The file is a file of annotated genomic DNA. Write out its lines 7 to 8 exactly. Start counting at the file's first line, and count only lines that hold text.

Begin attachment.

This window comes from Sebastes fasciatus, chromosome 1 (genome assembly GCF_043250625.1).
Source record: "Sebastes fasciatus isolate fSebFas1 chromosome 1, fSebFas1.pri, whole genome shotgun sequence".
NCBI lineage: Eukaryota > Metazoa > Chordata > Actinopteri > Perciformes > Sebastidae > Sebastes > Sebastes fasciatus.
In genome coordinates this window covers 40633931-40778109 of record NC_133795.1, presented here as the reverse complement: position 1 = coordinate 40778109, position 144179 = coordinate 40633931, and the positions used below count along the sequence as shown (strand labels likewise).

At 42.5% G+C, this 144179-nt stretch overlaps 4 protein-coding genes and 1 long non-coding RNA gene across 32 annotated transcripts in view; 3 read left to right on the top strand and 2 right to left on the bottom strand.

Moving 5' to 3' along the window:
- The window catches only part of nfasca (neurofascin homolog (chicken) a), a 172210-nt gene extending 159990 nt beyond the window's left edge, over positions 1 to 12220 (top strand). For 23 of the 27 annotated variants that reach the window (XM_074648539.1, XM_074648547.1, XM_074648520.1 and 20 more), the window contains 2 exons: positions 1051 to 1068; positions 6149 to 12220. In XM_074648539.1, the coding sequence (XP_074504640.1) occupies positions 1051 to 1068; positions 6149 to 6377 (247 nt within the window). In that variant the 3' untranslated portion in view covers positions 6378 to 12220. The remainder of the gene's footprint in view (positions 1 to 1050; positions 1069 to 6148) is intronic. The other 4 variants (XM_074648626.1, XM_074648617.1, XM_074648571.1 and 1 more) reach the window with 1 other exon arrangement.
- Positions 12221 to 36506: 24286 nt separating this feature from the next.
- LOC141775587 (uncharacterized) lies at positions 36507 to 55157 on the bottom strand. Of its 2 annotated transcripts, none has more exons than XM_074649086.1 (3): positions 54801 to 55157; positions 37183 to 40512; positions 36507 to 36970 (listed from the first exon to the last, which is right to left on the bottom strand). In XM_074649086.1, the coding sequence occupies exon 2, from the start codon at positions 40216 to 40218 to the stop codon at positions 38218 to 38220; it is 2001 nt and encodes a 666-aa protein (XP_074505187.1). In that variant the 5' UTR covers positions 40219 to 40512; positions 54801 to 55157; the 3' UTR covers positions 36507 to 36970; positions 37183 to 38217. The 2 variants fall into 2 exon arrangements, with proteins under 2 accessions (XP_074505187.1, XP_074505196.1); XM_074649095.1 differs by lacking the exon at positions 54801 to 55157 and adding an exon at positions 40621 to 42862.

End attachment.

- The window catches only part of nfasca (neurofascin homolog (chicken) a), a 172210-nt gene extending 159990 nt beyond the window's left edge, over positions 1 to 12220 (top strand). For 23 of the 27 annotated variants that reach the window (XM_074648539.1, XM_074648547.1, XM_074648520.1 and 20 more), the window contains 2 exons: positions 1051 to 1068; positions 6149 to 12220. In XM_074648539.1, the coding sequence (XP_074504640.1) occupies positions 1051 to 1068; positions 6149 to 6377 (247 nt within the window). In that variant the 3' untranslated portion in view covers positions 6378 to 12220. The remainder of the gene's footprint in view (positions 1 to 1050; positions 1069 to 6148) is intronic. The other 4 variants (XM_074648626.1, XM_074648617.1, XM_074648571.1 and 1 more) reach the window with 1 other exon arrangement.
- Positions 12221 to 36506: 24286 nt separating this feature from the next.